Top 3 Deadliest Drugs in the US


Find out the dangers posed by the top 3 deadliest drugs in the US

deadliest drugs in the USHeroin, prescription opioids, and benzodiazepines are the top 3 deadliest drugs in the US, according to the latest overdose figures from the CDC. Overdose deaths from prescription and illegal drug abuse have reached an all-time high level in the United States. Since 2000, the rate of deaths from drug overdoses has increased 137%. According to figures from the Centers for Disease Control and Prevention (CDC), 54,000 people in the US died from drug overdoses in 2015. Overall, opioids are by far the deadliest drugs, as they were involved in 63 percent of those deaths, either by themselves or in combination with other drugs. A closer look at the statistics on the deadliest drugs in the US reveals the scope of the problem facing this country.

More people died from drug overdoses in the United States in 2015 than during any previous year on record. The number of Americans that die from drug overdoses is now higher than deaths from car crashes. Here is a more in-depth look at the three drugs primarily fueling this overdose crisis.

 Prescription and illicit opioids

There has been a 200% increase in the rate of overdose deaths involving opioids (opioid pain relievers and heroin) since 2000. Prescription and illicit opioids were involved in 33,091 deaths in 2015, making them the main drivers of the epidemic of drug overdoses in the US. Opioid overdoses have quadrupled since 1999. These deaths are seen across all racial and socio-economic groups. The data shows that the rise in the United States’ opioid overdose epidemic involves two distinct but interrelated trends. The first is a 15-year increase in overdose deaths involving prescription opioid pain relievers. The second deadly trend is a recent surge in illicit opioid overdose deaths, driven largely by heroin.

Heroin

Heroin is an illicit opioid drug that has become one of the most common illegal drugs in the US. Deaths from heroin increased 248% between 2010 and 2014. Heroin is now responsible for nearly one in every four overdose deaths in 2015. Heroin was involved in nearly 13,000 overdose deaths in 2015. This increase has been mainly fueled by the rampant prescription opioid addiction in this country.

Prescription opioids

People who are addicted to opioid painkillers such as OxyContin, morphine, and Vicodin are increasingly turning to heroin and other street drugs as the government tries to rein in prescription opioid abuse. As addicts become unable to fill any more prescriptions, they find that buying opioid painkillers becomes extremely expensive. Heroin is a much cheaper alternative. The numbers of opioid addicts turning to heroin continues to rise.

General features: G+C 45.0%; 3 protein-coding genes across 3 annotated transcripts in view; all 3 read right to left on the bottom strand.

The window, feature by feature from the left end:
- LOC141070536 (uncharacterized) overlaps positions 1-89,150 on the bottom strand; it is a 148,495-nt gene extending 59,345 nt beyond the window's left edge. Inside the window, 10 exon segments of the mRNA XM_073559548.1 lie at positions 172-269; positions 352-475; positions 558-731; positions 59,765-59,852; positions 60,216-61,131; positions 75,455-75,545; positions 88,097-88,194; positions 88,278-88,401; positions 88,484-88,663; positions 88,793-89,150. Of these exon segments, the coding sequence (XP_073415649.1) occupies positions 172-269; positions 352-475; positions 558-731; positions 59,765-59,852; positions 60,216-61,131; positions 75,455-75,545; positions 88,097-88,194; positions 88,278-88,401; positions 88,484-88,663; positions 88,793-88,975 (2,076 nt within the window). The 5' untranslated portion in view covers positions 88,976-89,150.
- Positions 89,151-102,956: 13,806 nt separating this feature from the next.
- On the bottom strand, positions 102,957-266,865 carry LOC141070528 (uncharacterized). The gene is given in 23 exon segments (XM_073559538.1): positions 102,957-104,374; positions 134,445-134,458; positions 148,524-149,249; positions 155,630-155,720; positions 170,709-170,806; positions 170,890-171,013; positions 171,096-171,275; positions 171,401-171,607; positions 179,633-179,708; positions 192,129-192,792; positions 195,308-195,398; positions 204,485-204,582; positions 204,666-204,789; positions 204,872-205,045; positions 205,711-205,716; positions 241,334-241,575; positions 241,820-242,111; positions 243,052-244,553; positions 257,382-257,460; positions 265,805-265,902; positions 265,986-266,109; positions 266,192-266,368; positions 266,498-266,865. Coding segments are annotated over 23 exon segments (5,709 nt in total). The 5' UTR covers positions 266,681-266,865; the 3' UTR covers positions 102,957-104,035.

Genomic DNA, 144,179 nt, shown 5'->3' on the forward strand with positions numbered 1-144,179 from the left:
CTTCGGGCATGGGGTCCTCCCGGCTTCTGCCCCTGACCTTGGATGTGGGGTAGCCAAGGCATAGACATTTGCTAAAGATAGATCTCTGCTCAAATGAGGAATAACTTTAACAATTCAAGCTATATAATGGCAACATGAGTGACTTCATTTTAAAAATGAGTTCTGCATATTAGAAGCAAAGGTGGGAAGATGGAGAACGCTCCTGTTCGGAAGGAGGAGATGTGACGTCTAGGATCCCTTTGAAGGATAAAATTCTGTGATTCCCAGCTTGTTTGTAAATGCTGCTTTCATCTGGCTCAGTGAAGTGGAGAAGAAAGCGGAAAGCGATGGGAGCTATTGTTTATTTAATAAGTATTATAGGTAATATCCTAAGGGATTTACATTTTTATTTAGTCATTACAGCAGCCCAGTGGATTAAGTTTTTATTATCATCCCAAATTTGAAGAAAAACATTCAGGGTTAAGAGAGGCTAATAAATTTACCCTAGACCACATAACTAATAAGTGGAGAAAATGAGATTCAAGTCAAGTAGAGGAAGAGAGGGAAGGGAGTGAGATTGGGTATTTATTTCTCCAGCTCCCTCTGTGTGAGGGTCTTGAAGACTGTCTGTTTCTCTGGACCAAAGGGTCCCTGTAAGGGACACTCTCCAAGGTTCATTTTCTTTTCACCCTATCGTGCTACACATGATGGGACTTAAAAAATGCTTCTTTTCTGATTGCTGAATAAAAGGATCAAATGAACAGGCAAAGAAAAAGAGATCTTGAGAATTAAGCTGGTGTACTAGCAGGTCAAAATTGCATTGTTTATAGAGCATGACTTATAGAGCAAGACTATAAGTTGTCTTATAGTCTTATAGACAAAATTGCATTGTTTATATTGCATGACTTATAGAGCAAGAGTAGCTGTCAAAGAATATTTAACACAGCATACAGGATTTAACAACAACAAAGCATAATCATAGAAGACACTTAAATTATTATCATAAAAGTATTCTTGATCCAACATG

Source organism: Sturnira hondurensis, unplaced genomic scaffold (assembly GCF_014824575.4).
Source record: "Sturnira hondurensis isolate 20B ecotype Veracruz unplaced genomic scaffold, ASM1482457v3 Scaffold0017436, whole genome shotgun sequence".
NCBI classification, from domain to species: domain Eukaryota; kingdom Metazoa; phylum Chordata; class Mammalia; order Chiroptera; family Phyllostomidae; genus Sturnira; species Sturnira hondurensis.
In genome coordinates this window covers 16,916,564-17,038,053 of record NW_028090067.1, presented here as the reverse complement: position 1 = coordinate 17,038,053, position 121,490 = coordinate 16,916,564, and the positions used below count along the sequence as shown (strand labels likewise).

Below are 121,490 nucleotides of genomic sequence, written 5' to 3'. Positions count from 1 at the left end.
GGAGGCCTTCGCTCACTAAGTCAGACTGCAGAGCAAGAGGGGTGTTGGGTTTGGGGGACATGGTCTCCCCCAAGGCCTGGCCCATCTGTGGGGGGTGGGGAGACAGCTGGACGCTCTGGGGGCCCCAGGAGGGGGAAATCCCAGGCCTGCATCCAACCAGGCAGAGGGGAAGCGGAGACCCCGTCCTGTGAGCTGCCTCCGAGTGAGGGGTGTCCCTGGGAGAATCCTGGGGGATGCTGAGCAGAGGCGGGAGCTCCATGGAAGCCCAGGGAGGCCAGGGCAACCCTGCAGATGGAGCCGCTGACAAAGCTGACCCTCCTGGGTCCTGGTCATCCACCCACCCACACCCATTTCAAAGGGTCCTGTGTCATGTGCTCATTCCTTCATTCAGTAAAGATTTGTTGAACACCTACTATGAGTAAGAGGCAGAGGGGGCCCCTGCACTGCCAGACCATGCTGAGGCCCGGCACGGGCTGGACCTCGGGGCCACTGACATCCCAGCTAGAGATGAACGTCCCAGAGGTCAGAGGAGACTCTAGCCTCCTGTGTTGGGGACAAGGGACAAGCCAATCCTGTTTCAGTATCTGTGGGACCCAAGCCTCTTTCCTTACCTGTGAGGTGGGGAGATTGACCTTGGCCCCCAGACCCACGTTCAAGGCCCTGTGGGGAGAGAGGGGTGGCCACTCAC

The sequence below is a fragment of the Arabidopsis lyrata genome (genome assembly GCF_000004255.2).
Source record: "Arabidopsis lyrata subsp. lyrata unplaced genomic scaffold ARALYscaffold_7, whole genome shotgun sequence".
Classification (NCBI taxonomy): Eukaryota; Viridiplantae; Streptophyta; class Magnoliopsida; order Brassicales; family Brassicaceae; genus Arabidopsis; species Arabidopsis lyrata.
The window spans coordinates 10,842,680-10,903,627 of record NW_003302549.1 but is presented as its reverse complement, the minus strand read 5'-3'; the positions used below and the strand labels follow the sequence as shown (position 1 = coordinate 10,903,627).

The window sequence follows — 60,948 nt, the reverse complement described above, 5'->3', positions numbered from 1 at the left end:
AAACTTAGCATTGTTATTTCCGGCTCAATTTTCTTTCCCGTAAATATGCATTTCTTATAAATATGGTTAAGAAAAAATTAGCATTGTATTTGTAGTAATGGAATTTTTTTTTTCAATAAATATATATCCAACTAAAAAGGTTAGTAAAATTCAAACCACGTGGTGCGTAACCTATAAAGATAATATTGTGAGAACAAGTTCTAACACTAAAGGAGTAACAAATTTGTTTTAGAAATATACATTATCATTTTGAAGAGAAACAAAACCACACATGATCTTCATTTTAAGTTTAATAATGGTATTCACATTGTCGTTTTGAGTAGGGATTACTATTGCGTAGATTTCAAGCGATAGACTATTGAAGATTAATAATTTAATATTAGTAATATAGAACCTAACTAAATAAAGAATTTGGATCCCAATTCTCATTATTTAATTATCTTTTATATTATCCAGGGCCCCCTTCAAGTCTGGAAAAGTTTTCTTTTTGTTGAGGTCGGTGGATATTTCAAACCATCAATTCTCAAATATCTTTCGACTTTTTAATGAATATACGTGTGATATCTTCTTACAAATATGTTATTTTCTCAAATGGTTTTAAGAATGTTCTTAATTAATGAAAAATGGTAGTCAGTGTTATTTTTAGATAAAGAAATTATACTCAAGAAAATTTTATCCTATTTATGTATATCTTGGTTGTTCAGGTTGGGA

Fentanyl, an incredibly potent synthetic opioid, is beginning to play a large role in opioid related deaths. Cheap fentanyl has been pouring into this country from China. Many users who overdose from fentanyl may not be aware of just how strong it is. Illicit fentanyl is often sold as heroin or combined with heroin to increase its strength, so it might also be contributing to recent increases in drug overdose deaths involving heroin.

Benzodiazepines

Benzodiazepines such as Xanax, Valium, and Klonopin, are some of the most commonly abused drugs after opioids in the United States. Benzos were involved in more than 8,700 overdose deaths in 2015.  Benzodiazepines are most deadly when used in combination with other drugs. Researchers at Stanford University have found that nearly 30 percent of fatal opioid overdoses also involve Benzodiazepines.

Deaths from overdoses can occur at any time a person uses drugs. If you or someone you love is addicted to prescription opioids, heroin, or Benzodiazepines, you should seek treatment at an addiction rehab center immediately.

 

Sources:

https://www.drugabuse.gov/sites/default/files/overdose_data_1999-2015.xls

https://www.cdc.gov/mmwr/preview/mmwrhtml/mm6450a3.htm

https://www.cdc.gov/drugoverdose/data/statedeaths.html

https://www.drugabuse.gov/related-topics/trends-statistics/overdose-death-rates

If you or a loved one needs help with abuse and/or treatment, please call the White Sands Treatment Center at (877) 855-3470. Our addiction specialists can assess your recovery needs and help you get the addiction treatment that provides the best chance for your long-term recovery.

About the Author

is a proud alumni member of White Sands Treatment Center. After living a life of chaos, destruction and constant let downs, Mark was able to make a complete turnaround that sparked a new way of life. He is serious about his recovery along with helping others. At White Sands Treatment Center, we offer support to you in your homes or when you are out living in your daily lives.

Leave a Reply